Appeal from an order of the United States District Court for the Eastern District of New York (Cogan, J.) dismissing Plaintiff-Appellant's complaint challenging the decision by an ERISA plan administrator to deny his claim for a Disability Retirement Pension. We conclude that the plan administrator's interpretation of one of the eligibility requirements for a Disability Retirement Pension was arbitrary and capricious. We therefore reverse the district court's dismissal and remand with instructions to return the case to the Fund for reconsideration in light of this opinion.
The opinion of the court was delivered by: Dennis Jacobs, Chief Judge
Argued: December 23, 2008
Before: JACOBS, Chief Judge, CALABRESI and SACK, Circuit Judges.
Carmine J. Pepe brought this suit to challenge the decision by an ERISA plan administrator to deny his claim for a Disability Retirement Pension. Pepe appeals from an order of the United States District Court for the Eastern District of New York (Cogan, J.) dismissing his complaint.
Pepe is covered for disability under the Newspaper and Mail Deliverers'-Publishers' Pension Plan (the "Plan"), which is administered by the defendant, the Newspaper and Mail Deliverers'-Publishers' Pension Fund (the "Fund"). The Fund denied Pepe's claim on the ground that Pepe did not meet the Plan's requirement of having "accrued a Year of Vesting Service in the Accrual Year immediately prior to the Annuity Starting Date." The Fund construed this language as requiring Pepe to have submitted an application within one "Accrual Year" following the last "Accrual Year" in which he was credited with a "Year of Vesting Service." Pepe's last "Year of Vesting Service" was apparently the year ending January 31, 1998, and, according to the Fund, Pepe did not "apply" for a Disability Retirement Pension until 2003 at the earliest.
As discussed below, however, the Plan nowhere provides that a participant must apply within any time frame; and such a requirement would conflict with other provisions of the Plan. Additionally, Pepe alleges that he called the Fund in 1998, and was advised that he had to secure federal disability benefits before he could submit an application to the Fund. Pepe won a federal disability award in 2003. His call to the Fund promptly thereafter was treated as an application---and denied as untimely. The Fund does not explain why Pepe's 2003 phone call was sufficient to constitute an application, whereas the alleged 1998 phone call was insufficient.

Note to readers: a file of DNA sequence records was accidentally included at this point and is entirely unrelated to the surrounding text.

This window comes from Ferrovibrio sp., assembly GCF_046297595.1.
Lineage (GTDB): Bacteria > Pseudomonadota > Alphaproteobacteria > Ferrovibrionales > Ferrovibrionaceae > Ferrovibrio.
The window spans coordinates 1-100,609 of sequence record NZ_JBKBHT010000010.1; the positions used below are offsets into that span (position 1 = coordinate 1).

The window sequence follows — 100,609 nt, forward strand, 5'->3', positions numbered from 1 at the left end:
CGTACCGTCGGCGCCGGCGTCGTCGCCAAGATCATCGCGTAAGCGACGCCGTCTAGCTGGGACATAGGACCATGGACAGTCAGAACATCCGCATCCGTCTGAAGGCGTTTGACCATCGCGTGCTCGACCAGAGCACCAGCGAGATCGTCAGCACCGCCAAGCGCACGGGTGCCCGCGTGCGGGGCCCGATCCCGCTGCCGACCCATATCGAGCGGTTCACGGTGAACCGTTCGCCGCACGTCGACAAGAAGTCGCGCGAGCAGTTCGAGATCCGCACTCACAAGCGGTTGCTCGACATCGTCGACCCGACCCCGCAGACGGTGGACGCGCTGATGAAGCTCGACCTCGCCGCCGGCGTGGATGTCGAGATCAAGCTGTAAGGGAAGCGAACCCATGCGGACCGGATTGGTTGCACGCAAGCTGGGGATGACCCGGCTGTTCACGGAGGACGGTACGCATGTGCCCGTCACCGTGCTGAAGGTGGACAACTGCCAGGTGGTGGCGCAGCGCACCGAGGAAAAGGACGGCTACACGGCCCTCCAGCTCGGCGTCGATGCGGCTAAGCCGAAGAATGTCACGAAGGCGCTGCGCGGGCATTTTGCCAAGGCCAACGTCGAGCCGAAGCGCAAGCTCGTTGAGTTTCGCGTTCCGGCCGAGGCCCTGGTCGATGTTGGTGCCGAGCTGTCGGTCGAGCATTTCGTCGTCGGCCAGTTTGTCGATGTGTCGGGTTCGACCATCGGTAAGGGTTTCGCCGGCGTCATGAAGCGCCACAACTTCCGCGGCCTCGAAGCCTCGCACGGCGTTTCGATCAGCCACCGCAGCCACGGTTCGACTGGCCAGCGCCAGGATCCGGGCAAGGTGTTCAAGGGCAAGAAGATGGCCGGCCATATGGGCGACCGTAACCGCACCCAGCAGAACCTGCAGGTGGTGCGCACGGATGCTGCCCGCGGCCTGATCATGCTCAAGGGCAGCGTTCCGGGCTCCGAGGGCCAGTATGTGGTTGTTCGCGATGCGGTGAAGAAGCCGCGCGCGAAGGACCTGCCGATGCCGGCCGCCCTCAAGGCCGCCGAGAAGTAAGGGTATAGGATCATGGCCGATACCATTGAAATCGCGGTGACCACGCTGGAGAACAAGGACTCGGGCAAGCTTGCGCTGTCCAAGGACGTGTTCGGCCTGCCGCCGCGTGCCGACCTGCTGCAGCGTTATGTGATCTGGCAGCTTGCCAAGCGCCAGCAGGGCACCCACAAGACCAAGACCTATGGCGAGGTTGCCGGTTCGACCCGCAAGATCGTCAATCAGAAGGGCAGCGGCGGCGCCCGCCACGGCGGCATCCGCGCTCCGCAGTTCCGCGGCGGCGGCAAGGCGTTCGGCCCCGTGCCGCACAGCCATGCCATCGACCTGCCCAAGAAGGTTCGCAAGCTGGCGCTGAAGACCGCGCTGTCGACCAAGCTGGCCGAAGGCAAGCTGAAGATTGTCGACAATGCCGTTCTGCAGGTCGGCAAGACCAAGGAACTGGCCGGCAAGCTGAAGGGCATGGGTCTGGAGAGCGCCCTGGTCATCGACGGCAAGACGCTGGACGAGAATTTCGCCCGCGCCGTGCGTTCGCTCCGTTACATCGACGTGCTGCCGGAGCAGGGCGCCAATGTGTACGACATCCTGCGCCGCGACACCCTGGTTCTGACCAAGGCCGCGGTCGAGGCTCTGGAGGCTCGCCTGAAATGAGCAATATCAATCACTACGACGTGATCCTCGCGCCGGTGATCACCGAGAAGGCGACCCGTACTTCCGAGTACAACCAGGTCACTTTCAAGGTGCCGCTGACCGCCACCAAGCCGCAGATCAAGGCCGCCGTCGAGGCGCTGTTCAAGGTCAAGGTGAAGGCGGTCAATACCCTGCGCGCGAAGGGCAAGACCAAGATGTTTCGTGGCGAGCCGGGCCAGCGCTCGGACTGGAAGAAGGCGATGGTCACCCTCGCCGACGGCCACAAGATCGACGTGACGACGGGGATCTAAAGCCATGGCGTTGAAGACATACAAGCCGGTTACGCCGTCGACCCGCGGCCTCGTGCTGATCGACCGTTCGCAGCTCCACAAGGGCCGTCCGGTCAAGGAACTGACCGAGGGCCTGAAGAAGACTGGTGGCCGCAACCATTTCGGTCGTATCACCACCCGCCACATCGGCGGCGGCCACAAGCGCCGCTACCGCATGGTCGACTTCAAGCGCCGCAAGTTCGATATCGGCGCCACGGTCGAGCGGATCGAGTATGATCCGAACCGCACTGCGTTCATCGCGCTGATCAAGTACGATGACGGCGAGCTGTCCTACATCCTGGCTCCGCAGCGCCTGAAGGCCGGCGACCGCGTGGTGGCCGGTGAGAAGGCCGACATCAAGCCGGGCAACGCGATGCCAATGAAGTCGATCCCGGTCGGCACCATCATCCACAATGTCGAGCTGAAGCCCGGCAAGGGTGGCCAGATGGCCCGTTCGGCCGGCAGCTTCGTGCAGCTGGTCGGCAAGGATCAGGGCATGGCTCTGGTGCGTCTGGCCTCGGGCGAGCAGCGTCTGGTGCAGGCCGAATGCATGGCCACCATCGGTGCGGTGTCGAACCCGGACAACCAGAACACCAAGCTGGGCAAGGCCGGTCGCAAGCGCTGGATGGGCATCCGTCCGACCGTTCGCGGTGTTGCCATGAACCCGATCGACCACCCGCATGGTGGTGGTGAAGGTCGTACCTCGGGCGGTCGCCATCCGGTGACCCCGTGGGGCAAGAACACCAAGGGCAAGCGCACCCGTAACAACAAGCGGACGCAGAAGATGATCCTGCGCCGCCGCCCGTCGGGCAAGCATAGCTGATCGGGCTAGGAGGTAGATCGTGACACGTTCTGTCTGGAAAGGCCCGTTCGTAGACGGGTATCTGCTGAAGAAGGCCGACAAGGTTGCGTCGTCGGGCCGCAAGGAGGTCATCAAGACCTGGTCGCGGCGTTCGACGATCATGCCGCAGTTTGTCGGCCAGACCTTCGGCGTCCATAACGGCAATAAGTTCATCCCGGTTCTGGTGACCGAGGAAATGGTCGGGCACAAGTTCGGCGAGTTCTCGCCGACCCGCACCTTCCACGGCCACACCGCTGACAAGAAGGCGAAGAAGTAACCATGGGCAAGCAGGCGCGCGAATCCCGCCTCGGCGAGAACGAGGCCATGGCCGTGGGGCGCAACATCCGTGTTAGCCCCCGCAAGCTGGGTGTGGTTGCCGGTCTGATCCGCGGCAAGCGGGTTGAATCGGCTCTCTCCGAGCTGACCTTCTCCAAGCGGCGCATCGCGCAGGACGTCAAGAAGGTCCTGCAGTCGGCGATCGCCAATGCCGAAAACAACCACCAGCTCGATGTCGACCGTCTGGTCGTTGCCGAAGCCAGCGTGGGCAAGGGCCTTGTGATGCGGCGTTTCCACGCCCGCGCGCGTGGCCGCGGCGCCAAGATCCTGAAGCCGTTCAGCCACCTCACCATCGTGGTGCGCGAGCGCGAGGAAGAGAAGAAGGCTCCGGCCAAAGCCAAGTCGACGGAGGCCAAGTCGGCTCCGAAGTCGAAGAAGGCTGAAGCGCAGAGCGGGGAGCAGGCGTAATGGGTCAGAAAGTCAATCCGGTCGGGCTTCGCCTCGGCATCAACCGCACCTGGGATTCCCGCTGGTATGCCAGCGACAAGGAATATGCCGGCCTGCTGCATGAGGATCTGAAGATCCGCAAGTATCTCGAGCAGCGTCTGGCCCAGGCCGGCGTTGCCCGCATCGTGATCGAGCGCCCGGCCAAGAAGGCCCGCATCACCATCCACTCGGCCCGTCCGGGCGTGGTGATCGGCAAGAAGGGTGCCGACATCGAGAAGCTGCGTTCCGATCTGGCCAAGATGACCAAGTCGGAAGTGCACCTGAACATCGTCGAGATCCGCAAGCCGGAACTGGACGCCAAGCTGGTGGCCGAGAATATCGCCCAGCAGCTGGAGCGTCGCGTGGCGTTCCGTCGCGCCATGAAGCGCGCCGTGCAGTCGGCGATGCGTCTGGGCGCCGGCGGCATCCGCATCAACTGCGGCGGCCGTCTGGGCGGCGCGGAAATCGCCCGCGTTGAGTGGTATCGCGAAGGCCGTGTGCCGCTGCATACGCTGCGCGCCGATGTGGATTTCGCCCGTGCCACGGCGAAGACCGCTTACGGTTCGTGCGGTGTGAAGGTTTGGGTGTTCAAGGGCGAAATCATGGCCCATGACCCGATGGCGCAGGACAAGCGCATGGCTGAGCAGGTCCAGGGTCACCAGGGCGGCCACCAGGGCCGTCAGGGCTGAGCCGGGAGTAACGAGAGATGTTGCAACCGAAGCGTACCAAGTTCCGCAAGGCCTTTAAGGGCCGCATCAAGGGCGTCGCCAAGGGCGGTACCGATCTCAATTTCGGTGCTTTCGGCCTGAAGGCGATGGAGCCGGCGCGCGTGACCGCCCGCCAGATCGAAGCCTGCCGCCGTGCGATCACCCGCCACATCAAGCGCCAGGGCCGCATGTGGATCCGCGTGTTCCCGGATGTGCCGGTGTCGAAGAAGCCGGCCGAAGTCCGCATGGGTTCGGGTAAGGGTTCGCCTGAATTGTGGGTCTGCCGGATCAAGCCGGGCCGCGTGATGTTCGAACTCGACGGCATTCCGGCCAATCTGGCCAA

From 1973 to 1992, Pepe worked as a newspaper deliverer for several employers that had entered into collective bargaining agreements with the Newspaper and Mail Deliverers' Union (the "Union"). The employers made regular contributions to the Fund on Pepe's behalf.
The Fund is an "employee benefit pension plan" within the meaning of the Employee Retirement Income Security Act of 1974 ("ERISA"). 29 U.S.C. § 1002(2)(A). The Fund's Board of Trustees has sole authority to interpret and apply the Plan, and resolve all disputes concerning its operation.
While employed by the New York Post in June 1992, Pepe was allegedly rendered unable to work by an on-the-job accident. He began receiving New York State workers' compensation benefits on an interim basis. Under the terms of the Plan, so long as he received such interim benefits, he was still considered "employed," and the New York Post continued to make contributions to the Fund on his behalf. That arrangement lasted for about five years, during which time Pepe was credited with "Shifts of Service" and "Years of Credited of Service" as defined in the Plan. By the end of 1997, Pepe had accumulated twenty-four years of Credited Service.
On February 6, 1998, the Workers' Compensation Board issued a final determination classifying Pepe as "permanently partially disabled," and settled his claim for a lump sum. Accordingly, the New York Post ceased making contributions to the Fund on Pepe's behalf,*fn1 and he accumulated no further "Shifts of Service" or "Years of Credited Service."
Pepe alleges that in early 1998, shortly after the decision of the Workers' Compensation Board, he telephoned the Fund and spoke with someone named Cathy, presumably the Fund's long-serving office manager, Catherine Revy. Pepe claims that he asked her what he had to do to receive a Disability Retirement Pension,*fn2 that she told him he would first have to apply for and receive a Social Security Disability Award ("SSDA"), and that he followed her advice and applied for an SSDA.
Revy testified that she does not remember receiving a phone call from Pepe in 1998, but that, if Pepe had called, she would not have told him to get an SSDA first. Under the terms of the Plan, as we explain below, Pepe did not need to obtain an SSDA prior to applying for a Disability Retirement Pension from the Fund.
Eligibility for various types of pensions depends on a member's "Shifts of Service" per "Accrual Year." The "Accrual Year" is defined as the year from February 1 to the following January 31. An employee who works one hundred "Shifts of Service" within any Accrual Year is credited with a "Year of Vesting Service" for that year. An ...